China is Malaysia’s main source of foreign direct investment, contributing 7 per cent of the total US$ 14 billion it received last year. Mahathir plans to challenge frontrunner and former protégé Prime Minister Najib Razak in what analysts believe will be the most competitive election since independence in 1957. Election day will be set in the coming days. Meanwhile, the opposition is already accusing the government of rigging the election.
Kuala Lumpur (AsiaNews/Agencies) – Chinese-funded projects will be subject to closer scrutiny by Malaysian authorities if opposition leader Mahathir Mohamad and the coalition backing him win Malaysia’s upcoming elections.
“Lots of people don’t like Chinese investments,” Mahathir said. “We don’t want to sell chunks of this country to foreign companies who will develop whole towns.”
Mahathir will challenge Prime Minister Najib Razak, his own former protégé, in what analysts believe could be the most competitive election since the country's independence in 1957.
The Election Commission will meet this week to pick the date of the election, which is expected to be in late April or early May, a month before Ramadan.
The country of 32 million people has 15 million registered voters who will choose 222 parliamentary seats, as well as 505 seats in the various states assemblies.
The 92-year-old Mahathir was prime minister from 1981 to 2003 and the longest-serving head of government in the country’s history.
Last Friday, he said in an interview that Chinese investment was welcome if companies set up operations in Malaysia, employed locals, and brought in capital and technology to the country.
However, this wasn’t the case now. “Here we gain nothing from the investment,” he explained. “We don’t welcome that.”
Mahathir leads a four-party coalition, Pakatan Harapan (Pact of Hope). His remarks reflect growing concerns about Chinese investments in Asia, fuelling political tensions from Australia to Sri Lanka.
Although many countries are eager to benefit from President Xi Jinping's plan to invest hundreds of billions of dollars in infrastructure development around the world, they fear becoming too dependent on Beijing.
In Malaysia, Chinese investments have raised concerns over sovereignty and economic inequality.
As an example, Mahathir pointed to plans by Country Garden Holdings Co. Ltd. to invest US$ 100 billion in Johor state to build flats that cost upwards of 1 million ringgits (US8,000).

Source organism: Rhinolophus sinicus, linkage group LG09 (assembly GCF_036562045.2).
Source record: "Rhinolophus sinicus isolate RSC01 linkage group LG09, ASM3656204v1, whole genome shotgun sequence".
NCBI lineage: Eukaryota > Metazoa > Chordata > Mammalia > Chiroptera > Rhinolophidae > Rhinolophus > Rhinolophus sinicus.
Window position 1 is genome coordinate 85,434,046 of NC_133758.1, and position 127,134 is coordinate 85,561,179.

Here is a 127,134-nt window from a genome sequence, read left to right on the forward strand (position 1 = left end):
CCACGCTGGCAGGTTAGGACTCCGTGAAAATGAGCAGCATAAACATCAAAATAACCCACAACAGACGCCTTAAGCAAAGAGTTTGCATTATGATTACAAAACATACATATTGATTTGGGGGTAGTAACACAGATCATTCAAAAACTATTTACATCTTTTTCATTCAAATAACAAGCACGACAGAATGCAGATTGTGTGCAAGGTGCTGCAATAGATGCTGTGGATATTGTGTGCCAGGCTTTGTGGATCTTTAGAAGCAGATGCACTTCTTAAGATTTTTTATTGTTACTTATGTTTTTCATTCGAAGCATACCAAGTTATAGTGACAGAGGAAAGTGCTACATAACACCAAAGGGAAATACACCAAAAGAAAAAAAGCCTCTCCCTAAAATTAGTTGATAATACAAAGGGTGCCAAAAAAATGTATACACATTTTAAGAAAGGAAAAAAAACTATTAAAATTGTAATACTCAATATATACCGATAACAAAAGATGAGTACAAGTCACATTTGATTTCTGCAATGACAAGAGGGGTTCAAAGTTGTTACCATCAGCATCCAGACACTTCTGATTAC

The median annual income in Malaysia was 62,736 ringgits (US$ 16,170) in 2016.
“We don’t have enough people with wealth to buy all those very expensive flats, so you’re bringing in foreigners,” Mahathir said. “No country wants to have an influx of huge numbers of foreign people into their country.”
Prime Minister Najib Razak, who is seeking to extend his premiership for a third term, has dismissed the opposition’s concerns on Chinese investment as “irresponsible politicians scaremongering.”
China is Malaysia’s top source of foreign direct investment, contributing 7 per cent of the total 54.7 billion ringgits (US$ 14 billion) it received last year.
Beijing is involved in several projects like the 55 billion-ringgit, 688-kilometre East Coast Rail Link.
Two days ago, Najib, head of the Barisan Nasional (National Front), unveiled his party’s electoral manifesto.
The prime minister promised in his manifesto to almost double the maximum annual cash handouts to 7 million poor people, mostly Malays, from 1,200 ringgits (US$ 310) to 2,000 ringgits (US$ 517). He also pledged to scrap debts of Malay farmers and landowners linked to a state plantation company and create 3 million new jobs to relieve concerns over rising unemployment among youths.
For its part, the opposition has accused the Barisan Nasional of rigging the vote even before the start of the campaign.
Fuelling these accusations is the recent passage of new legislation that introduces sweeping pro-ruling coalition changes to the country’s constituency boundaries, and a controversial new law to fight so-called “fake news”.
On Thursday, the country’s Registry of Societies temporarily dissolved Mahathir’s Parti Pribumi Bersatu Malaysia (PPBM) – a constituent of the Pakatan Harapan opposition bloc – over discrepancies in its paperwork.
Mahathir late on Thursday said the party will continue to function as normal and accused the premier of “cheating in order to paralyse his opponents” before the election.